Researchers at MIT are subject to the Institute’s Conflict of Interest in Research Policy which supports compliance with Federal and sponsor-specific conflict of interest (COI) disclosure requirements. Anyone submitting a COI disclosure should first read the Institute's Conflict of Interest in Research Policy. Any questions about a potential COI or the COI policy should be discussed with the department, lab or center head or MIT’s COI Officer (firstname.lastname@example.org). We are here to help you.
A few “Bright Lines” to remember from the COI policy:
Investigators may not:
- accept research sponsorship or gifts, in support of the Investigator’s Institutional Responsibilities from a for-profit privately-held Related Entity;
- subcontract to a for-profit privately-held Related Entity;
- negotiate with MIT on behalf of a Related Entity, or negotiate with the Related Entity on behalf of MIT;
- involve a student for whom the Investigator is a thesis supervisor in the Investigator’s Outside Professional Activities;
- divert research opportunities to a Related Entity, which are more appropriately undertaken at MIT, such as research sponsorship or other projects;
- promote the use of products or services of a Related Entity in the course of the Investigator’s Institutional Responsibilities; or
- engage in research involving human subjects that could reasonably be expected to affect the financial condition of a Related Entity.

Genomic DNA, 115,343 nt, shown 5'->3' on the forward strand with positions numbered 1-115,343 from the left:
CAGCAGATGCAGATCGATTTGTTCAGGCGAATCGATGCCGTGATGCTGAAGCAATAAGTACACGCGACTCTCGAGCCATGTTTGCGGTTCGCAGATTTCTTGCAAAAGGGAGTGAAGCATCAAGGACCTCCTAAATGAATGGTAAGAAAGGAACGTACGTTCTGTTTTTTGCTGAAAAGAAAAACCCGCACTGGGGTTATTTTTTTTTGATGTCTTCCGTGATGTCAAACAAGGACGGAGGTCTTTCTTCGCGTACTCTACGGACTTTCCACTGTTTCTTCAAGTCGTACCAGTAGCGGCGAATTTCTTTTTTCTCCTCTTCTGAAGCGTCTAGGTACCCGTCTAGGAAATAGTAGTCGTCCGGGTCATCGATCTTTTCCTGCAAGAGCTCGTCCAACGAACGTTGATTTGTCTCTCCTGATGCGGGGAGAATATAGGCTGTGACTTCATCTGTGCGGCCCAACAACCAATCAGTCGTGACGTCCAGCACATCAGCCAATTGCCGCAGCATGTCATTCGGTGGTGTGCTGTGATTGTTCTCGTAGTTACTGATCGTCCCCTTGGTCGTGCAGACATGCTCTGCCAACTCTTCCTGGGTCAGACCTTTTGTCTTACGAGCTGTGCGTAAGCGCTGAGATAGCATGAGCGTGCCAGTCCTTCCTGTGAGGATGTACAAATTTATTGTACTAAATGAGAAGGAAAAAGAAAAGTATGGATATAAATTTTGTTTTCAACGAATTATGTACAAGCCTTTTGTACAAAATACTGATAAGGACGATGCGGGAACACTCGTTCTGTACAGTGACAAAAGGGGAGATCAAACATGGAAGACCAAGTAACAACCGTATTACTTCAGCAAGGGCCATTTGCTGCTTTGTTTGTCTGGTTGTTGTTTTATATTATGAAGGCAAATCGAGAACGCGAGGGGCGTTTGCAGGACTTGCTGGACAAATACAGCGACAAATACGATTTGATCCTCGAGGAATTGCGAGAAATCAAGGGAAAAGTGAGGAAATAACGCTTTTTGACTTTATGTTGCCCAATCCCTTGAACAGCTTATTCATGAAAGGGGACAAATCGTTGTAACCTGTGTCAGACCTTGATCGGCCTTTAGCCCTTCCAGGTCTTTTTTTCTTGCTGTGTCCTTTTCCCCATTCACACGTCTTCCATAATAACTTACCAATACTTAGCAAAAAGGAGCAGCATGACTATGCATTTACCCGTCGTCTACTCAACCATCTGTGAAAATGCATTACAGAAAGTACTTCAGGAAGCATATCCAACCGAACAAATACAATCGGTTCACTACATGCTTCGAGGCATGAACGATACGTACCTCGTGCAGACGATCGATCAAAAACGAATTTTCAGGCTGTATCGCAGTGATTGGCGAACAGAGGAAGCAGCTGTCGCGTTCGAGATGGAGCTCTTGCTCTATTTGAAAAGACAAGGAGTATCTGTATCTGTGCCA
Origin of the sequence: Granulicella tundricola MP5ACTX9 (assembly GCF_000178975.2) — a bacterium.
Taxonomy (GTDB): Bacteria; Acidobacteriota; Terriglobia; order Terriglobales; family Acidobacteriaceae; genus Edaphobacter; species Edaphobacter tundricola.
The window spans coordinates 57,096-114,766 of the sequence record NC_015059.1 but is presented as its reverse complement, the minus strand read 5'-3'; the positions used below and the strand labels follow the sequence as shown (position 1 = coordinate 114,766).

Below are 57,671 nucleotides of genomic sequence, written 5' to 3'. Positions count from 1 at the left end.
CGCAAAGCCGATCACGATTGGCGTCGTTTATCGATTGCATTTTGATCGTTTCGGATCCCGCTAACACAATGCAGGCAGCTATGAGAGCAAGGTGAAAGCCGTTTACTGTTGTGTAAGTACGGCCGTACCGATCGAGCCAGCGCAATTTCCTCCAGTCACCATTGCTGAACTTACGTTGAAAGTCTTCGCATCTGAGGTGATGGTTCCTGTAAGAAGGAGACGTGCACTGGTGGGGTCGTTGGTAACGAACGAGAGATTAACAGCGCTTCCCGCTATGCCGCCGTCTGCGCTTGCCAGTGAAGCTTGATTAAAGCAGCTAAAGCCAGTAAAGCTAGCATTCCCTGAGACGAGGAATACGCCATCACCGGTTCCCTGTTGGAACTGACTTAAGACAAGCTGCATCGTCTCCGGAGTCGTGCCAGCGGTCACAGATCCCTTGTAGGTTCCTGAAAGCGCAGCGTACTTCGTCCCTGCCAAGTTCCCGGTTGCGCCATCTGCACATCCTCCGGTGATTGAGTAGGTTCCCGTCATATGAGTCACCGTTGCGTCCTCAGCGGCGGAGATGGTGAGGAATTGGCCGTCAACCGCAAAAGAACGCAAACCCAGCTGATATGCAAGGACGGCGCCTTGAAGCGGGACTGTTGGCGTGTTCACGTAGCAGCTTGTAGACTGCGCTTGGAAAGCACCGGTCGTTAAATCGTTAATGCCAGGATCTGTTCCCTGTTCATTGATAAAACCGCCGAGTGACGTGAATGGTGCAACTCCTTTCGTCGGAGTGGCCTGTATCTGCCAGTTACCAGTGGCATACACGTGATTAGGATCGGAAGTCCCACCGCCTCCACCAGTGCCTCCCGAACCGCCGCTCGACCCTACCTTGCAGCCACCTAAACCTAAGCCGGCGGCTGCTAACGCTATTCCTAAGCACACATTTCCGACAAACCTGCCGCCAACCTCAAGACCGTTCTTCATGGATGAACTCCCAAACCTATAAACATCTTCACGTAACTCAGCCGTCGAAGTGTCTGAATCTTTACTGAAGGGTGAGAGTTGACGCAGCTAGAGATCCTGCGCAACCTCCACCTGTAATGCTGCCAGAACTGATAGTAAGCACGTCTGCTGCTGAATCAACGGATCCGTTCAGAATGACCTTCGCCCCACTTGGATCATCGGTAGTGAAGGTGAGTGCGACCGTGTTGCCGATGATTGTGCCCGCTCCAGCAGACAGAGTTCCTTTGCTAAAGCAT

Questions or comments? E-mail email@example.com
COI in the News
- Food Industry Enlisted Academics in G.M.O. Lobbying War, Emails Show NEW!
- Harvard Professor Failed to Disclose Connection NEW!
- Justifying conflicts of interest in medical journals: a very bad idea
- University of Colorado professor arrested for using his company to sell marked-up lab equipment to the university
- Feds Freeze Millions In Grants To UConn After Conflict-Of-Interest Probe
- Harvard’s Willie Soon—Deeper ties to corporate cash
- MIT’s Gruber—Billing referred to Vermont attorney general
- NY Times: Former Georgia Tech Engineering Professor Indicted on Racketeering Charges
- Former UK professor allegedly misused $400,000, required students to work privately for free
- Morgan State University professor convicted of fraud scheme
- Lauded public health researcher also worked for industry, revealing entanglements of science